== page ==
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Interdependent Web edited by Heather Christensen; a weekly roundup of blogs about Unitarian Universalism

A weekly roundup of blogs and other user-generated web content about Unitarian Universalism, collected by uuworld.org. Find more UU blogs at UUpdates. Contact us at interdependentweb@uua.org.

Post-election commentary, more love somewhere, heroes and holidays

Post-election commentary

The Rev. Diane Dowgiert commits to “loving the hell out of the world,” no matter who wins elections.

To love the hell out of the world means that we need to find our strong and brave heart. . . . We need the heart to stay together and not let ourselves become polarized by issues or by political parties. . . . We need each other if we are to remain strong hearted for the work ahead. Bending the arc of the universe toward justice takes strength. Strong is what we make each other. (Transforming Times, November 5)

The Rev. Dan Harper prepares to vote more thoroughly than many people do—and still feels like it’s not enough.

Democracy takes time, and I did not put in enough time. . . .

Today, I was reading Hannah Arendt’s On Revolution, and came across this quotation from Thomas Jefferson: “If once [our people] become inattentive to the public affairs, you and I, and Congress and Assemblies, Judges and Governors, shall all become wolves.”

Is that howling I hear in the distance? (Yet Another Unitarian Universalist, November 5)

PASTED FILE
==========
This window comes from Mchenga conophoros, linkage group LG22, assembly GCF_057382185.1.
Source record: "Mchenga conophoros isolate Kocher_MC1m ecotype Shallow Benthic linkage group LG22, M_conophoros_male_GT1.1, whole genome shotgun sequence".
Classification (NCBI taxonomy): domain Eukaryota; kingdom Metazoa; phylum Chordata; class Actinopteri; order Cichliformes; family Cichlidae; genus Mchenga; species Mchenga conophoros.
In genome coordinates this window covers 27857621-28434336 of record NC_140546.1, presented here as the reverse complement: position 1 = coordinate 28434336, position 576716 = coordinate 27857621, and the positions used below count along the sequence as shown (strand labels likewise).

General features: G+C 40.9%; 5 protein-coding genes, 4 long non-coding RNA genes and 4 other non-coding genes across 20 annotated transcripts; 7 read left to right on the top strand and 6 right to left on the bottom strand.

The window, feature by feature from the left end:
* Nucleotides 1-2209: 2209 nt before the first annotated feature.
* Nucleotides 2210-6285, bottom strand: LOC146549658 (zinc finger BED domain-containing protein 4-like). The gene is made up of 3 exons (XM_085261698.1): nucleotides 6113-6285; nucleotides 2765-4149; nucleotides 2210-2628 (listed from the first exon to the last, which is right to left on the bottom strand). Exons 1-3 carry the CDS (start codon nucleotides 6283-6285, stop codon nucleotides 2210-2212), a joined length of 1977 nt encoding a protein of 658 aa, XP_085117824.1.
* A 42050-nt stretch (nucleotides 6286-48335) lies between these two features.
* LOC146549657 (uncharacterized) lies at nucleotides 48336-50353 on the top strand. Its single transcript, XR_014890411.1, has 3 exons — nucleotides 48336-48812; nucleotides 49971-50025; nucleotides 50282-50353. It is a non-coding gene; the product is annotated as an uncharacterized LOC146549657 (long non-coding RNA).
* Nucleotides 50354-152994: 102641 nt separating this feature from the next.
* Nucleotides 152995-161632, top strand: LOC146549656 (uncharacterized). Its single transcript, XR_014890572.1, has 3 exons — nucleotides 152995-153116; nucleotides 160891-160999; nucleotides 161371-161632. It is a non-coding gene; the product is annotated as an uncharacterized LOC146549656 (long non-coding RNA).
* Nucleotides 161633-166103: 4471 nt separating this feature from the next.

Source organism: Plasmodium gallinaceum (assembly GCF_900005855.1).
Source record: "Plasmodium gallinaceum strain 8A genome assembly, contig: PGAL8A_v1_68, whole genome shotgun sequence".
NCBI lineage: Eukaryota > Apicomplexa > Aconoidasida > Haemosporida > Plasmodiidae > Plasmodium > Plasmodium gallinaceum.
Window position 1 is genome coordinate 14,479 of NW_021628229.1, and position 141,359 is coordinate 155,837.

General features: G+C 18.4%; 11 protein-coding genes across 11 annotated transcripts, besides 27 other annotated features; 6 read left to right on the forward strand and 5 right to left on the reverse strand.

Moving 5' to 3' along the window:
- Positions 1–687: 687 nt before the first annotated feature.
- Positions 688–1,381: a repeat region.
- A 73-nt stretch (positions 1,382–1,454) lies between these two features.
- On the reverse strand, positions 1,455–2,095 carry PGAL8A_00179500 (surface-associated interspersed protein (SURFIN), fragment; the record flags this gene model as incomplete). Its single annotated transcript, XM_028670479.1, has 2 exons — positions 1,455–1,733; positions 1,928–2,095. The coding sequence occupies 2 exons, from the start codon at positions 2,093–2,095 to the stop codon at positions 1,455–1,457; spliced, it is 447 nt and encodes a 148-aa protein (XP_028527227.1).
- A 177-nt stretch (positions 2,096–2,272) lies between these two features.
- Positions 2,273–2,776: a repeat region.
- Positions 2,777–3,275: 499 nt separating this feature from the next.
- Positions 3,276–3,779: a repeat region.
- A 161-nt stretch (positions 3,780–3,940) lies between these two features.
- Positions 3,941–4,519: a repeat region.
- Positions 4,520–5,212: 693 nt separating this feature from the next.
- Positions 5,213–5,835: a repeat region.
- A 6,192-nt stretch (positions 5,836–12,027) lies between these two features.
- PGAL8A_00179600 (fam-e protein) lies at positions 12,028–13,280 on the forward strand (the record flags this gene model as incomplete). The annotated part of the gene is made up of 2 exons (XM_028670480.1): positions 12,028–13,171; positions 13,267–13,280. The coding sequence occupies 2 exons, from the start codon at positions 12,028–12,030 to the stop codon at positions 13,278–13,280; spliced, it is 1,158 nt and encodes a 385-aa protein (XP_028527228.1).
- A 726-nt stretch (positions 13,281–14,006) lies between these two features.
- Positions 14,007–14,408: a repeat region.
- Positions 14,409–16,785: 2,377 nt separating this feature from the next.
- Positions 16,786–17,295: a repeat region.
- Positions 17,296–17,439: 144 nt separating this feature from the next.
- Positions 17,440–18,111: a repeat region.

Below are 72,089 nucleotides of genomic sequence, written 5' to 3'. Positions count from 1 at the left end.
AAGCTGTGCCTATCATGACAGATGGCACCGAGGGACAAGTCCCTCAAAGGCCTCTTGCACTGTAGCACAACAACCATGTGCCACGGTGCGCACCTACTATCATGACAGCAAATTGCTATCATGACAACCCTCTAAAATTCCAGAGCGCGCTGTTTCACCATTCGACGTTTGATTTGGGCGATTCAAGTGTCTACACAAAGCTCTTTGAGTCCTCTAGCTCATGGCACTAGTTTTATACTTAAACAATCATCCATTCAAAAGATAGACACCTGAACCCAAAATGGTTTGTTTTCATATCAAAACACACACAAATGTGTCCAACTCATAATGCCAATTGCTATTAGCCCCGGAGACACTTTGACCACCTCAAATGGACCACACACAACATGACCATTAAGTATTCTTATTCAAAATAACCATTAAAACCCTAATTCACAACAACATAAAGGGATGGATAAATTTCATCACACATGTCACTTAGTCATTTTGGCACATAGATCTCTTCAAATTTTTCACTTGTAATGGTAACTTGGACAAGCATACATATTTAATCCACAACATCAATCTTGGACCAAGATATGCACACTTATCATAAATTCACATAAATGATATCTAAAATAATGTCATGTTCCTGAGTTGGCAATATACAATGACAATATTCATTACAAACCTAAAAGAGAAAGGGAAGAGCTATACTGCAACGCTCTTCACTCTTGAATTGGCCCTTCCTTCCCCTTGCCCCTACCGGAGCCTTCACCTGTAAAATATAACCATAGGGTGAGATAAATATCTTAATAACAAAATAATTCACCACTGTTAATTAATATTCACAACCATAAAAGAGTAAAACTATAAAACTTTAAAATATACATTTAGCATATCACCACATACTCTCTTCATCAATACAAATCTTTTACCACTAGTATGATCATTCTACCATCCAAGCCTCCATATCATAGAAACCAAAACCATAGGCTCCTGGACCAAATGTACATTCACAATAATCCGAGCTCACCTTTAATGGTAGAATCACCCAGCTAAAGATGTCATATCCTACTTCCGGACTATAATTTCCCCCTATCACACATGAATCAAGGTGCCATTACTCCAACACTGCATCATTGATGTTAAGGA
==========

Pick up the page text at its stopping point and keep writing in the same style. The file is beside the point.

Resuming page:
The Rev. Tony Lorenzen proposes a series of “technical fixes” to the problem of voter disenfranchisement. (Sunflower Chalice, November 5)

The Rev. Dan Schatz encourages us to keep on loving the world, even when current events discourage us.

Ours is still a world of wonder and beauty no less than hardship and tragedy. Remind yourself of the beauty. Let it feed you. If your soul is dry and parched, return to the well that nourishes you and drink deeply. . . .

There will be a time for the struggle; it has not gone away. There will be a time to dedicate our energies once again to campaign for what we believe in. Our work in that time will be far more effective if we come to it as whole people, spirits strengthened by the goodness around us.

Sometimes, the world can be hard. Love it anyway. (The Song and the Sigh, November 5)

The Rev. Dr. Carl Gregg asks, “Can you be both a religious liberal and a political conservative?”

Just as Unitarian Universalism and other progressive religious movements intend ourselves to be liberal religious traditions in the best sense of the word liberal—open to new ideas, generous, open-handed, open-hearted, and open-minded—there has been room historically and there is room today within our big tents for those who are conservative in the best sense of the word: caring about conservation of nature, upholding the beauty of traditions and rituals that accrued deep meaning through the test of time, reminding us of the importance not only of individual rights and equality, but also of community, authority, sanctity, and loyalty. (Pluralism, Pragmatism, Progressivism, November 3)

The Rev. Lynn Ungar has learned a lot from her Cub-fan congregants.

The Cubs lose. Everyone knows that. Historically, currently, the Cubs are just not what you would call a winning team. Which doesn’t stop the fans from rooting for their beloved Cubbies, year in and year out.

You love what you love, and you go out and yell on its behalf, following the statistics or the players or whatever markers of success or defeat you might have. You show up and cheer. When your team wins you get a parade. But when your team loses you have the opportunity to gather with your friends and mourn the losses and plot how next year will be better. (Quest for Meaning, November 6)

The Rev. Tom Schade believes that racism played a powerful part in this election.